SYCAMORE – Tyler Hull knows he returned to Sycamore a different person than he was before he left for a mission trip in Montana.
Hull, 14, went on his first mission trip this year with Life Missions. It won’t be his last.
“I wish I was there right now,” Hull said. “I want that feeling back that everyone was there to help out and everyone knew what you were going through. I want that feeling again where nobody’s judging you.”
More than 100 teenagers and adults traveled to the Northern Cheyenne Indian Reservation in Lame Deer, Montana, through the Life Missions group based out of the Sycamore United Methodist Church. While there, they helped locals with their homes, played with local children and learned more about themselves.
Hull knew he wanted to join the group after seeing pictures from previous trips. He expected to enjoy the trip, but didn’t realize how close it would bring him to the other teens and to God.
“It really showed me all the miracles and everyday workings he’s doing throughout the whole world in the littlest ways,” Hull said. “Looking around at the beautiful landscape it really brought out all those underlying messages.”
Trips through Life Missions are open to all teenagers entering high school through their first year of college. When they started five years ago, 13 teenagers went on the trip.
Joe Munro, the youth director at SUMC, said teens don’t decide on a whim to go on the trip. To be able to be part of Life Missions, teens spend nine months trying to raise nearly $400 to pay for half the cost of the trip. They also spend time with the others who will journey across the United States with them.
“The idea is to build a community of brothers and sisters in Christ,” Munro said.
This year the groups were split up into two weeks. From July 19 to 27, 46 teens and 10 adults crammed into vans and drove to Montana for four days of service work. In the second week from July 26 to Aug. 3, 48 teens and 12 adults did the same.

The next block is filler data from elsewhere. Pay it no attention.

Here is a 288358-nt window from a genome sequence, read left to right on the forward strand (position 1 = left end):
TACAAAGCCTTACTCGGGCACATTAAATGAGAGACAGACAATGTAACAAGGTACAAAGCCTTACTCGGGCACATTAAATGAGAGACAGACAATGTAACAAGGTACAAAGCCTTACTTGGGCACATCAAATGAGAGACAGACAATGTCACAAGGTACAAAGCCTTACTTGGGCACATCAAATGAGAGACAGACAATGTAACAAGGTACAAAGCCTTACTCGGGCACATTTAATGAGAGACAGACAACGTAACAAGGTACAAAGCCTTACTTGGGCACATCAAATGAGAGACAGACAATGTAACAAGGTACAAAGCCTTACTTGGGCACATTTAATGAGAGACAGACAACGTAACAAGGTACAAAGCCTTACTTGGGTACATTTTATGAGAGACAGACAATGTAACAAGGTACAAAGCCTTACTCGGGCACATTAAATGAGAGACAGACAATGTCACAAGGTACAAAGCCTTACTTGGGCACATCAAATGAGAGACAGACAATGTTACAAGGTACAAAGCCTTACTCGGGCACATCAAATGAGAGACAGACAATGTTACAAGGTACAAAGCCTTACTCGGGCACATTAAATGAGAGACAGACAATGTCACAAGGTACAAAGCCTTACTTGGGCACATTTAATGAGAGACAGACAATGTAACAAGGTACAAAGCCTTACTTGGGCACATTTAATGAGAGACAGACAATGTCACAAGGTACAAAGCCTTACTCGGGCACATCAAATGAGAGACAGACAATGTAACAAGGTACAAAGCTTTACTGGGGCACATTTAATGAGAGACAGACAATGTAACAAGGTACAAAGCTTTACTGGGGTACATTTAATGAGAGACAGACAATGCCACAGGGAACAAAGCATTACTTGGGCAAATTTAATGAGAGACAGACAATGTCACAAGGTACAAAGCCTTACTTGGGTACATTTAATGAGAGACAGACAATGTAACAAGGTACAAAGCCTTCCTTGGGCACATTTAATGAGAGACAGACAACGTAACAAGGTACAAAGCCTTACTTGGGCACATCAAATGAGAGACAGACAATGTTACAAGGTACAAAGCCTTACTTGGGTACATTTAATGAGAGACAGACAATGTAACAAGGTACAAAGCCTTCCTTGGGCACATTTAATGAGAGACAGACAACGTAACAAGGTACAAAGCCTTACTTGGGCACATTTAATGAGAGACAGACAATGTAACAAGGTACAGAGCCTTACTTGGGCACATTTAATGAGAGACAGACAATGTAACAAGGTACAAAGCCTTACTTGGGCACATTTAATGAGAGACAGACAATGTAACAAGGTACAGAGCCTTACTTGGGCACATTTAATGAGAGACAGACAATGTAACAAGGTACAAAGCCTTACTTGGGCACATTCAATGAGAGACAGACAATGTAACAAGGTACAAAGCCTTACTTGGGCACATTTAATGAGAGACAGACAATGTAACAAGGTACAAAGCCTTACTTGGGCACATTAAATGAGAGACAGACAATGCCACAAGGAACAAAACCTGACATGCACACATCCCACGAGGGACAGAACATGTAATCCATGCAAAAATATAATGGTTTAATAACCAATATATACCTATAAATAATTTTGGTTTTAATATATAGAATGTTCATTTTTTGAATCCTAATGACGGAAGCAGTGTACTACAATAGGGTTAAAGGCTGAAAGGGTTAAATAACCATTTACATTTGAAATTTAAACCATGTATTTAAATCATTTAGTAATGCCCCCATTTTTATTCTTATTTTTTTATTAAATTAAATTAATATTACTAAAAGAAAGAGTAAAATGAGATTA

Their days started with wakeup calls at 6:45 a.m. After rustling off the floor or air mattresses they slept on, they had breakfast and devotion, a time for them to pray by themselves. Work started at 8:30 a.m. and ran until around 4 p.m. Missionaries rounded off the evening with dinner, an evening activity, worship and church time before heading to sleep around 11 p.m.
In Munro’s eyes, the trips bond the teens to the community they are helping, but also to each other.
“When you have to spend that much time together, they put their shields down and get to know someone.”
Zoe Bond won’t forget the friendships she developed with other teens from DeKalb County that she would never have met if it weren’t for the mission trip.
“We build these relationships that will last forever,” Bond said.
The trip to Montana was the 18-year-old Sycamore resident’s third trip. As an experienced missionary, she took on an unofficial leadership role, guiding some of the younger, less experienced teens.
Bond, like Hull, also grew in her faith.
“It really helps you open up and show other people what it’s like and what my faith is,” Bond said. “It changes your life.”